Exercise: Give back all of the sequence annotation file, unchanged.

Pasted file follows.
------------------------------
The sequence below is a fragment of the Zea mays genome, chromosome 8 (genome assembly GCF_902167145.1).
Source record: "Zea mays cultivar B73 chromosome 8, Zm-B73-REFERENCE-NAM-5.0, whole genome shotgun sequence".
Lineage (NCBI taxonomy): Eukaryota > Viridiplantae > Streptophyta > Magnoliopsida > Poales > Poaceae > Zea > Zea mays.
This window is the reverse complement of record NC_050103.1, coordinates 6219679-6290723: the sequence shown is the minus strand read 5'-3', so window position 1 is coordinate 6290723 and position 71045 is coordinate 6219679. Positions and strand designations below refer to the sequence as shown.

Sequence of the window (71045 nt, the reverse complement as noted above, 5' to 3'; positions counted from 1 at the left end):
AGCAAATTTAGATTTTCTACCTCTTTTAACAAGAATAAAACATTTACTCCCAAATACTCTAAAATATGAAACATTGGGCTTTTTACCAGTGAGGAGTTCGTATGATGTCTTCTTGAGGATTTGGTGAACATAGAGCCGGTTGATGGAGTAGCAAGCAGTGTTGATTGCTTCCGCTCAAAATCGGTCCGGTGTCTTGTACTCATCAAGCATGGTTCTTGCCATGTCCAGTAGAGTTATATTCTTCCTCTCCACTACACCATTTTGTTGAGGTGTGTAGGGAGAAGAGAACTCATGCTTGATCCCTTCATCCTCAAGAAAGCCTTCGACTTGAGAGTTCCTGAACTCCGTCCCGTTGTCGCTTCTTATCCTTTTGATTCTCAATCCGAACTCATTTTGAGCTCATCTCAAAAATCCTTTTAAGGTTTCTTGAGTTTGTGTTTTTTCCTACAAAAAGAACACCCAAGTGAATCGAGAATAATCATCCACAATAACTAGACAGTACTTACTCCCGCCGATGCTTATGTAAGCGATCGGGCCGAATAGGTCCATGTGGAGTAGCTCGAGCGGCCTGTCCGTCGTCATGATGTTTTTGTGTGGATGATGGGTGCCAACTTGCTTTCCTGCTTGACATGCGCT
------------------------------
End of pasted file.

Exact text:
The sequence below is a fragment of the Zea mays genome, chromosome 8 (genome assembly GCF_902167145.1).
Source record: "Zea mays cultivar B73 chromosome 8, Zm-B73-REFERENCE-NAM-5.0, whole genome shotgun sequence".
Lineage (NCBI taxonomy): Eukaryota > Viridiplantae > Streptophyta > Magnoliopsida > Poales > Poaceae > Zea > Zea mays.
This window is the reverse complement of record NC_050103.1, coordinates 6219679-6290723: the sequence shown is the minus strand read 5'-3', so window position 1 is coordinate 6290723 and position 71045 is coordinate 6219679. Positions and strand designations below refer to the sequence as shown.

Sequence of the window (71045 nt, the reverse complement as noted above, 5' to 3'; positions counted from 1 at the left end):
AGCAAATTTAGATTTTCTACCTCTTTTAACAAGAATAAAACATTTACTCCCAAATACTCTAAAATATGAAACATTGGGCTTTTTACCAGTGAGGAGTTCGTATGATGTCTTCTTGAGGATTTGGTGAACATAGAGCCGGTTGATGGAGTAGCAAGCAGTGTTGATTGCTTCCGCTCAAAATCGGTCCGGTGTCTTGTACTCATCAAGCATGGTTCTTGCCATGTCCAGTAGAGTTATATTCTTCCTCTCCACTACACCATTTTGTTGAGGTGTGTAGGGAGAAGAGAACTCATGCTTGATCCCTTCATCCTCAAGAAAGCCTTCGACTTGAGAGTTCCTGAACTCCGTCCCGTTGTCGCTTCTTATCCTTTTGATTCTCAATCCGAACTCATTTTGAGCTCATCTCAAAAATCCTTTTAAGGTTTCTTGAGTTTGTGTTTTTTCCTACAAAAAGAACACCCAAGTGAATCGAGAATAATCATCCACAATAACTAGACAGTACTTACTCCCGCCGATGCTTATGTAAGCGATCGGGCCGAATAGGTCCATGTGGAGTAGCTCGAGCGGCCTGTCCGTCGTCATGATGTTTTTGTGTGGATGATGGGTGCCAACTTGCTTTCCTGCTTGACATGCGCT